Dubbe also said al-Shabab seized territories in southern Somalia after the Kenyan Defence Forces that are part of AU Mission in Somalia (Amisom) withdrew from strategic towns in the region.

“After the Kenyan forces withdrew from the towns without informing anybody they were seized (by al-Shabab). Imagine the problems the Somali people who lived there experienced. Is that something we can ignore. Go and ask the residents in Fahfadhun what had happened to them,” the minister told reporters in Mogadishu.

On Monday 30 November, the Somali federal government recalled its ambassador to Nairobi and asked Kenya’s ambassador to Mogadishu “to depart for consultations”.

The Kenyan Ministry of Foreign Affairs denied reports that it is interfering in Somalia’s internal and political affairs.

Relations between Kenya and Somalia have been marred in recent years largely due to a maritime dispute over a 150,000 square kilometre area in the Indian Ocean rich in oil and gas deposits.

According to the National Electoral Commission, Somalia will hold presidential elections on February 8, 2021, which will be preceded by legislative elections from December 1 to 27, 202.

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Uganda Presidential Election: Bobi Wine Resumes Campaign Tomorrow

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Bobi Wine, the candidate of the National Unity Platform (NUP) in the forthcoming Ugandan presidential election, has said he will resume campaigning on Thursday.

Bobi Wine, a former reggae musician whose real name is Robert Kyagulanyi, said this after a meeting with the electoral commission on Wednesday.

He told reporters that he had asked the electoral body to protect opposition politicians from harassment by the security forces.

The 38-year-old had requested a meeting with the Electoral Commission chairman, Simon Byabakama after police blocked him from holding a campaign rally at Budondo sub-county headquarters in Jinja city.

Security operatives were also said to have fired live bullets at Bobi Wine and some of his supporters. A bullet was said to have hit the tyres of the presidential candidate’s car.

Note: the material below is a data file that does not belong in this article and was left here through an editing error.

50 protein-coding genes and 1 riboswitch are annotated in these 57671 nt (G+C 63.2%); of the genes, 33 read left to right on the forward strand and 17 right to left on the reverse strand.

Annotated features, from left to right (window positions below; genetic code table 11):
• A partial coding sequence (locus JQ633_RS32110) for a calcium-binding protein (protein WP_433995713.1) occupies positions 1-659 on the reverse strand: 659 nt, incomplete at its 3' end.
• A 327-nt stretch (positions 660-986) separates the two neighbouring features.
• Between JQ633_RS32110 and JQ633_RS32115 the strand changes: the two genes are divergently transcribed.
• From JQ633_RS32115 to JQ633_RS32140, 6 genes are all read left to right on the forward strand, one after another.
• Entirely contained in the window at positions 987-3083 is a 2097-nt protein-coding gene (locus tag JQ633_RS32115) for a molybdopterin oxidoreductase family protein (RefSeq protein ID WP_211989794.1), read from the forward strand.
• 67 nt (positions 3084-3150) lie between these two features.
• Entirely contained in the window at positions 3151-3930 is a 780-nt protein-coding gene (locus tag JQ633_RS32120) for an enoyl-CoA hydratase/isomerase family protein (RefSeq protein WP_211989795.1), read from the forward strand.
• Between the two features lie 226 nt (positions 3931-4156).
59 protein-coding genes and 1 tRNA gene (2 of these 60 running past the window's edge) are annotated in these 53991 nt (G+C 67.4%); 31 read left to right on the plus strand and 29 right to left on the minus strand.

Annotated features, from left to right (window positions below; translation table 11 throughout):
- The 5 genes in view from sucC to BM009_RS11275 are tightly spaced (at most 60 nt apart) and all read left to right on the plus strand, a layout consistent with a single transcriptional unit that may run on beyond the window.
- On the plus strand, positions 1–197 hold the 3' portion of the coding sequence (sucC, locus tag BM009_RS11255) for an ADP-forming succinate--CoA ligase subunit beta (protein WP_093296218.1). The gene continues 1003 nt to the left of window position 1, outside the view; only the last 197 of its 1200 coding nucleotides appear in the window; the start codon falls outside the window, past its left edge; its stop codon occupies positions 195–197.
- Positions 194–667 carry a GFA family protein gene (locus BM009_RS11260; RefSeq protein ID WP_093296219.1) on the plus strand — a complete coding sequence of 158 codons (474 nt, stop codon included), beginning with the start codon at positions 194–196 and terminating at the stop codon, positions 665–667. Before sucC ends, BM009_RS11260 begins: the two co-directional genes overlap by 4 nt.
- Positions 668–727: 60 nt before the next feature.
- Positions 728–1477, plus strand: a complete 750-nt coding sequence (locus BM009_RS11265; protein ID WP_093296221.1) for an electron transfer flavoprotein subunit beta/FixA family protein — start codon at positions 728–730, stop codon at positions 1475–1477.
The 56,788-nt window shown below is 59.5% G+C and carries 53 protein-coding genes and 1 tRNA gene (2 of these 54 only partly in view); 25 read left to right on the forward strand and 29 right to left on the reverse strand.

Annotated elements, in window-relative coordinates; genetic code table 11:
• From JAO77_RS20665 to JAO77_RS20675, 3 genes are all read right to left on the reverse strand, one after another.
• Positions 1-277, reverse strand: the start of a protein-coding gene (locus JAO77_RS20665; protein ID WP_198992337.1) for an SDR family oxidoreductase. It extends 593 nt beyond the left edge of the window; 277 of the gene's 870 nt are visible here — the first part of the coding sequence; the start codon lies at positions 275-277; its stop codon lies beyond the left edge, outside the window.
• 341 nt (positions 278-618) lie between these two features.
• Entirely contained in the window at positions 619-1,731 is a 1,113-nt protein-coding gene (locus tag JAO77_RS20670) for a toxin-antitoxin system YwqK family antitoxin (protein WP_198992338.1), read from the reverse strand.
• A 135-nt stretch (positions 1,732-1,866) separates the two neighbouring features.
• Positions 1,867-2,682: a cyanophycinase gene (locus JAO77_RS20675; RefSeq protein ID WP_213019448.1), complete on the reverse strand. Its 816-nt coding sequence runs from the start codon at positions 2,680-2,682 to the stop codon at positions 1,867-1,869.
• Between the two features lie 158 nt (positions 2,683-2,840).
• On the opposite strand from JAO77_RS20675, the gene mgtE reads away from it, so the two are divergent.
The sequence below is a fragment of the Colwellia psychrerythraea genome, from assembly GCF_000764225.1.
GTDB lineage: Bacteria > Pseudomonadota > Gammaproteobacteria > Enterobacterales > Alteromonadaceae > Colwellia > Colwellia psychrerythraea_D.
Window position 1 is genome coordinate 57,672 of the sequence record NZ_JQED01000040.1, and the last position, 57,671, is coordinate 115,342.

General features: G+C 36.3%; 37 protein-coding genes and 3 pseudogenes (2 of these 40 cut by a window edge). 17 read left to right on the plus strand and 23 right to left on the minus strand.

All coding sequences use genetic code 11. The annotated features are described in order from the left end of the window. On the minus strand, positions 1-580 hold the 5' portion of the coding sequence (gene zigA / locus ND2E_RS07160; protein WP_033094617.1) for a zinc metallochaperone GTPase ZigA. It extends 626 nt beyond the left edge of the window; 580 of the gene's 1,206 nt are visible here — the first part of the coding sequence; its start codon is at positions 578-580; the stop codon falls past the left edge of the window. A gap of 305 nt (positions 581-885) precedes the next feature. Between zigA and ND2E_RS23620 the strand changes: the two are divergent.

Kyagulanyi told journalists that since he started his campaign, security personnel have continued to harass him and the Electoral Commission has remained silent on the matter.

“I have been forced to think that the electoral commission has lost track of this race and left us to be tormented and disrespected by security organs which are meant to be protecting us,” he said on Tuesday.

At the meeting, Bobi Wine told Byabakama to ensure that the security forces stop blocking roads and venues to prevent opposition candidates from campaigning.

The police have repeatedly defended themselves, saying they were implementing guidelines to prevent the spread of coronavirus.

Uganda will hold its election in January 2021.

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Tigray Crisis: Top Official Linked To TPLF Surrenders – Ethiopian Govt

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The Ethiopian government said on Tuesday that the former speaker of the House of Federation, Keria Ibrahim, who was one of the top officials of Tigray Peoples Liberation Front (TPLF) has surrendered.

Ibrahim is one of nine executive committee members of TPLF, whose forces have been fighting government troops for the past month.

She served as speaker of the House of Federation, Ethiopia’s upper parliamentary chamber, before resigning in June after the planned August election was postponed due to the coronavirus pandemic.

At the time, Ms Ibrahim accused Prime Minister Abiy Ahmed of running a “dictatorial regime” and violating the constitution.

In September TPLF went on and held its local elections, a move that angered the Federal Government.

Mr Ahmed launched a military offensive in Tigray on 4th November, accusing TPLF leaders of treason after its fighters attacked a government military base.

The month-long conflict has killed hundreds and displaced thousands of people.

Despite the PM announcing over the weekend that the military campaign was over and successful, fighting is reportedly still ongoing in parts of Tigray region.

It has been difficult to verify claims from the Federal and Tigray regional governments because communication is heavily hampered.